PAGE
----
Diabetic Kidney Disease
Priority 1 - Diabetic Kidney Disease leadership team:
Professor Richard MacIsaac (endocrinologist)
Professor Alan Cass (nephrologist)
Professor Josephine Forbes (scientist)
Associate Professor Elif Ekinci (endocrinologist)
A third of people with diabetes develop diabetic kidney disease (DKD), the leading cause of end-stage kidney disease (ESKD) requiring dialysis or kidney transplant and a major risk factor for cardiovascular disease and premature death.
Current interventions only slow DKD progression and are often ineffective in vulnerable populations, including in Indigenous Australians. National DKD costs are high, with kidney replacement therapy likely increasing year on year due to an aging population and increasing diabetes prevalence in younger age groups.
ACADI will accelerate innovations to improve the lives of people with or at risk of DKD. Our research will focus on the early identification of people at risk for DKD, improvement of DKD diagnosis, prognostication and management. Novel DKD therapies tested will target the key pathogenic factors of hyperglycaemia, inflammation, and mitochondrial dysfunction.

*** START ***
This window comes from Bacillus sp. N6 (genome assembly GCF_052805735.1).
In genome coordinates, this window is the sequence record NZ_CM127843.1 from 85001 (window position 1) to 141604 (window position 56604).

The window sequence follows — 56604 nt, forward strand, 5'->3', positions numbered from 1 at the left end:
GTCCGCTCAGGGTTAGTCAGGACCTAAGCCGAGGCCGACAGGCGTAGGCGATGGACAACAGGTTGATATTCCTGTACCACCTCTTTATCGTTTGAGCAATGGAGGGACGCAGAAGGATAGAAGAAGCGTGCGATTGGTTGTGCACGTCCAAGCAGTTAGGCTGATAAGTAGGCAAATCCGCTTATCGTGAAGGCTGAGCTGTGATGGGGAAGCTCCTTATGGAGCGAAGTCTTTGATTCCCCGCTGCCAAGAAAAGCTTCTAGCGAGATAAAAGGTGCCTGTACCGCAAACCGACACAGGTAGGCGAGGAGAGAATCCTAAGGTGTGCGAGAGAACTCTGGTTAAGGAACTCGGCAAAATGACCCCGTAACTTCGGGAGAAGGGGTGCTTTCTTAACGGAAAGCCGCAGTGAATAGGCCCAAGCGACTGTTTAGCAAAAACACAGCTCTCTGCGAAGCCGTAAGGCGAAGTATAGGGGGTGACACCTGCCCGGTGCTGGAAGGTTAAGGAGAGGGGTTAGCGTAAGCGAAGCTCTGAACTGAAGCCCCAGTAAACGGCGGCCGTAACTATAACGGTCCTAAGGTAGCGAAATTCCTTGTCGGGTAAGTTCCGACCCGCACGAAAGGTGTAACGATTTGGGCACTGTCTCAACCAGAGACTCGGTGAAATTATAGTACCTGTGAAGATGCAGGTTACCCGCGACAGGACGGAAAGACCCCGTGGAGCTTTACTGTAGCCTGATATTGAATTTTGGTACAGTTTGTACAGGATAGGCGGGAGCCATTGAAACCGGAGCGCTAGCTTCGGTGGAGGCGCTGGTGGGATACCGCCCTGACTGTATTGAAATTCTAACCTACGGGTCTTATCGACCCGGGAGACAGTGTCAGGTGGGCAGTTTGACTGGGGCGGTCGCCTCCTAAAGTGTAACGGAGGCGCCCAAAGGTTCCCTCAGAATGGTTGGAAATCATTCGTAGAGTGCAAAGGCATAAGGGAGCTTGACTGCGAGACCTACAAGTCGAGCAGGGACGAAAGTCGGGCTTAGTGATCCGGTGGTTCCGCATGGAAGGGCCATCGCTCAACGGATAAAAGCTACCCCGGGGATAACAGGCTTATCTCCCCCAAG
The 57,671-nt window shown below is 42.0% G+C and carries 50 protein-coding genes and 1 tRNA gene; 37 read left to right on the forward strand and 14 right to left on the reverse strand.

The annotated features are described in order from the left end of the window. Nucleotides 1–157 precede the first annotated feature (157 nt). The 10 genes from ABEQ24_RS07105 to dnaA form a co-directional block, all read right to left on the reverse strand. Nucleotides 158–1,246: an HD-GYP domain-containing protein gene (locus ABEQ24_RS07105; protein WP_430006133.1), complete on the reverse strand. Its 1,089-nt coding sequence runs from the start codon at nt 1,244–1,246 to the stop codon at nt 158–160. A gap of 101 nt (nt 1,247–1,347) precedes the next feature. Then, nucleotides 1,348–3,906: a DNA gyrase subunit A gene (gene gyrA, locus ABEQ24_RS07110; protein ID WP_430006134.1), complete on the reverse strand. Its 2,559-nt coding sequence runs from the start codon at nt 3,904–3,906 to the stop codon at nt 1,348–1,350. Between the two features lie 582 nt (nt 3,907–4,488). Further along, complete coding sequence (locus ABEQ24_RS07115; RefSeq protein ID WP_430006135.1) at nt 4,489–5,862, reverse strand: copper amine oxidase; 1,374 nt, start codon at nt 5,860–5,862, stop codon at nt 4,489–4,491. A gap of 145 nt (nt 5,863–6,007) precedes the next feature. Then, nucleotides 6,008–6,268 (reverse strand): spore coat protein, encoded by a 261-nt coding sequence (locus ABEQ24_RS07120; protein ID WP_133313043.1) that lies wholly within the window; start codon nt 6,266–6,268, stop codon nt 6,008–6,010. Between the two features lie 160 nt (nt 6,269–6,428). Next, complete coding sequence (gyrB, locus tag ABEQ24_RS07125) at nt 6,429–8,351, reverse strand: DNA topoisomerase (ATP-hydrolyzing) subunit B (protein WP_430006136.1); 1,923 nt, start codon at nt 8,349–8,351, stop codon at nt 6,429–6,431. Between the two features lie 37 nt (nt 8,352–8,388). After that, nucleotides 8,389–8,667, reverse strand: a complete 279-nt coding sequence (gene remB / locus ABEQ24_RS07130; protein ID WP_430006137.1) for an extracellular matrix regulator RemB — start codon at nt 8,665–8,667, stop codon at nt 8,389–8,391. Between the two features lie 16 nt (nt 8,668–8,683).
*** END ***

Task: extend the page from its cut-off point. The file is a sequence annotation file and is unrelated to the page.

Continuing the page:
(1A) Our genetic test identifies people who are at high DKD risk at the time of diabetes diagnosis, allowing targeted management - Led by Professor Grant Morahan
(1Bi) A new model for estimated glomerular filtration rate (eGFR) applying artificial intelligence using machine learning - Led by Associate Professor Elif Ekinci
(1Bii) Evaluating expanded use of a patented prognostic biomarker test, (PromarkerD, Proteomics International), for identifying high-DKD-risk people - Led by Professor Tim Davis
(1C) Using Future Health and Torch Recruit software to identify high-risk patients in primary care who will benefit from renoprotective therapies, provide decision support and identify patients that might be eligible to participate in clinical trials – Led by Associate Professor Jo-Anne Manski-Nankervis
(1D) Hybrid closed loop to improve glycaemia - Led by Professor David O’Neal
(1F) Targeting mitochondrial dysfunction with a new agent - Led by Professor Josephine Forbes